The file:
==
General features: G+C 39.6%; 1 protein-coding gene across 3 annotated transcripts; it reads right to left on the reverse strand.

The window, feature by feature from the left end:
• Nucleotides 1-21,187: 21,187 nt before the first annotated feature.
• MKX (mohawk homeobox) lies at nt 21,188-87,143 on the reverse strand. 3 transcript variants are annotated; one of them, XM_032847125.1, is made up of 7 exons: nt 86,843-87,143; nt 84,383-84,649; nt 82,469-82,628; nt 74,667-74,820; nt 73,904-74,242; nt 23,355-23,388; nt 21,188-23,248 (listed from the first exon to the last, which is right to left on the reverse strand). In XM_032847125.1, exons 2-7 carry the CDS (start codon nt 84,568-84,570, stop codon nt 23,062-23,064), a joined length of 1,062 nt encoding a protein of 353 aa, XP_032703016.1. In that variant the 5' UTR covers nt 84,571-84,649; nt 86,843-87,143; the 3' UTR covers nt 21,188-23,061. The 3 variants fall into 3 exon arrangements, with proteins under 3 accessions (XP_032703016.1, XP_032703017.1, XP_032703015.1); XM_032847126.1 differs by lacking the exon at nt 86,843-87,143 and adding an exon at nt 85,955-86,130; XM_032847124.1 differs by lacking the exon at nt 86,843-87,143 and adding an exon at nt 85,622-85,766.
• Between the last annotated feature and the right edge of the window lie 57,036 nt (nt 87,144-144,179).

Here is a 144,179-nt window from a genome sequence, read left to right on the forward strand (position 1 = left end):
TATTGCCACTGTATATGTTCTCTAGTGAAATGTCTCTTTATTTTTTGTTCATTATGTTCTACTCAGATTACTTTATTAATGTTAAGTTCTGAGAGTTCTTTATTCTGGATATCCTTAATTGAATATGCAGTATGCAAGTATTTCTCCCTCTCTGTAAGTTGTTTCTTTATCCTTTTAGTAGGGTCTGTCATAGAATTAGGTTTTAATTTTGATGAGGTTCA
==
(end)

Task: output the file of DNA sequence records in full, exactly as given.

General features: G+C 39.6%; 1 protein-coding gene across 3 annotated transcripts; it reads right to left on the reverse strand.

The window, feature by feature from the left end:
• Nucleotides 1-21,187: 21,187 nt before the first annotated feature.
• MKX (mohawk homeobox) lies at nt 21,188-87,143 on the reverse strand. 3 transcript variants are annotated; one of them, XM_032847125.1, is made up of 7 exons: nt 86,843-87,143; nt 84,383-84,649; nt 82,469-82,628; nt 74,667-74,820; nt 73,904-74,242; nt 23,355-23,388; nt 21,188-23,248 (listed from the first exon to the last, which is right to left on the reverse strand). In XM_032847125.1, exons 2-7 carry the CDS (start codon nt 84,568-84,570, stop codon nt 23,062-23,064), a joined length of 1,062 nt encoding a protein of 353 aa, XP_032703016.1. In that variant the 5' UTR covers nt 84,571-84,649; nt 86,843-87,143; the 3' UTR covers nt 21,188-23,061. The 3 variants fall into 3 exon arrangements, with proteins under 3 accessions (XP_032703016.1, XP_032703017.1, XP_032703015.1); XM_032847126.1 differs by lacking the exon at nt 86,843-87,143 and adding an exon at nt 85,955-86,130; XM_032847124.1 differs by lacking the exon at nt 86,843-87,143 and adding an exon at nt 85,622-85,766.
• Between the last annotated feature and the right edge of the window lie 57,036 nt (nt 87,144-144,179).

Here is a 144,179-nt window from a genome sequence, read left to right on the forward strand (position 1 = left end):
TATTGCCACTGTATATGTTCTCTAGTGAAATGTCTCTTTATTTTTTGTTCATTATGTTCTACTCAGATTACTTTATTAATGTTAAGTTCTGAGAGTTCTTTATTCTGGATATCCTTAATTGAATATGCAGTATGCAAGTATTTCTCCCTCTCTGTAAGTTGTTTCTTTATCCTTTTAGTAGGGTCTGTCATAGAATTAGGTTTTAATTTTGATGAGGTTCA